Until February the 3rd, at La Virreina Center de la Imatge (Barcelona, Spain), a retrospective dedicated to Chilean artist Lorenza Böttner (Punta Arenas, Chile, 1959 - Munich, Germany, 1994) is exhibited. Consequence of a co-production between La Virreina Center de la Imatge and the Württembergischer Kunstverein Stuttgart (Stuttgart, Germany), the exhibition inaugurated in early November and was conceived under Paul B. Preciado’s curatorship with Viktor Neumann, Pere Pedrals and Andrea Linnenkohl collaboration.


Requiem por la norma (Requiem for the norm) - the title of the retrospective - is the first monographic exhibition about Lorenza Böttner’s career that takes place within international dimensions. Considered one of the most audacious criticisms of the disability processes, desexualization, internment and invisibility to which bodies with functional diversity and transgender bodies are subjected, her artwork assumes great value at present.

The Chilean artist work is constituted by a wide range of techniques: from photography and painting -made with her mouth or feet- to public performances, Böttner’s career is "a hymn to corporal and gender dissidence". In this way, Requiem por la norma constructs a great political and vital body that promotes the right to freely exist the transgender and functionally diverse bodies within an oppressive and institutionalized system.

As explained from La Virreina Center de la Imatge this retrospective represents the most complete exposition of Böttner's career and is presented as an "irreverent and vitalist manifesto for the rights of transgender people with functional diversity, as well as a journey to the unique and singular work of an artist called to become a twentieth-century classic. "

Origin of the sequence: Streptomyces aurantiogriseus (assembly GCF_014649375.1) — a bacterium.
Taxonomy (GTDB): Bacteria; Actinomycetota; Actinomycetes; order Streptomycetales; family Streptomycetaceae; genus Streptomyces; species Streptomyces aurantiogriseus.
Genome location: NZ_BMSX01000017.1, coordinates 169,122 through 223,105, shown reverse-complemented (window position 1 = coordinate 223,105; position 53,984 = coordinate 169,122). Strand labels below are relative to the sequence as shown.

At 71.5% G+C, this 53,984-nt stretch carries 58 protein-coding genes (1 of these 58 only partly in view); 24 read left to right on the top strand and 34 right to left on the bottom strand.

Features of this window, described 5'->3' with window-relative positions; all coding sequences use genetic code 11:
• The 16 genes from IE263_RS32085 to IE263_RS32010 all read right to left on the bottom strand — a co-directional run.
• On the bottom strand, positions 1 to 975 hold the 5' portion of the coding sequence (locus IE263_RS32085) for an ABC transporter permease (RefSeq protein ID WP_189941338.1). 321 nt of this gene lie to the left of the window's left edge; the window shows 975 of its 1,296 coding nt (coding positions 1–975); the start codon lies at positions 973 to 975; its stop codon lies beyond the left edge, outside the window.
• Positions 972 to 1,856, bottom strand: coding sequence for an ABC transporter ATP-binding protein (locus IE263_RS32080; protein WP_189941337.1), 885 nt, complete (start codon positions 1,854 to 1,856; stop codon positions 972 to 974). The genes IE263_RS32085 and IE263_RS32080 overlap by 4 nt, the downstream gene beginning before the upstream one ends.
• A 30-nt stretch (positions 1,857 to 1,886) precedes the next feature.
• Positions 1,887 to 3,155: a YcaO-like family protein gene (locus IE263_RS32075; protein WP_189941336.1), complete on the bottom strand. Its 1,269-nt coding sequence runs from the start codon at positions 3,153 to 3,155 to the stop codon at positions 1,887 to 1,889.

About Lorenza Böttner

Born in a German family as Ernst Lorenz Böttner in 1959 in Chile, she suffered an accident at age eight where she lost both arms. Educated in Germany, Lorenz was institutionalized along with the so-called "children of the Contergan" - born with deformations in its members because of the side effects of this sleeping pill in the fetus - and treated as "disabled". Faced with medical diagnosis and social expectations, Lorenz decided to study at the Higher School of Art in Kassel, and began to paint and make public performances embodying a female identity under the name of Lorenza Böttner. In the eighties she participated actively in the Disabled Artists Network with Sandra Aronson and defended the existence of a genealogy of artists without hands that worked with the mouth and feet.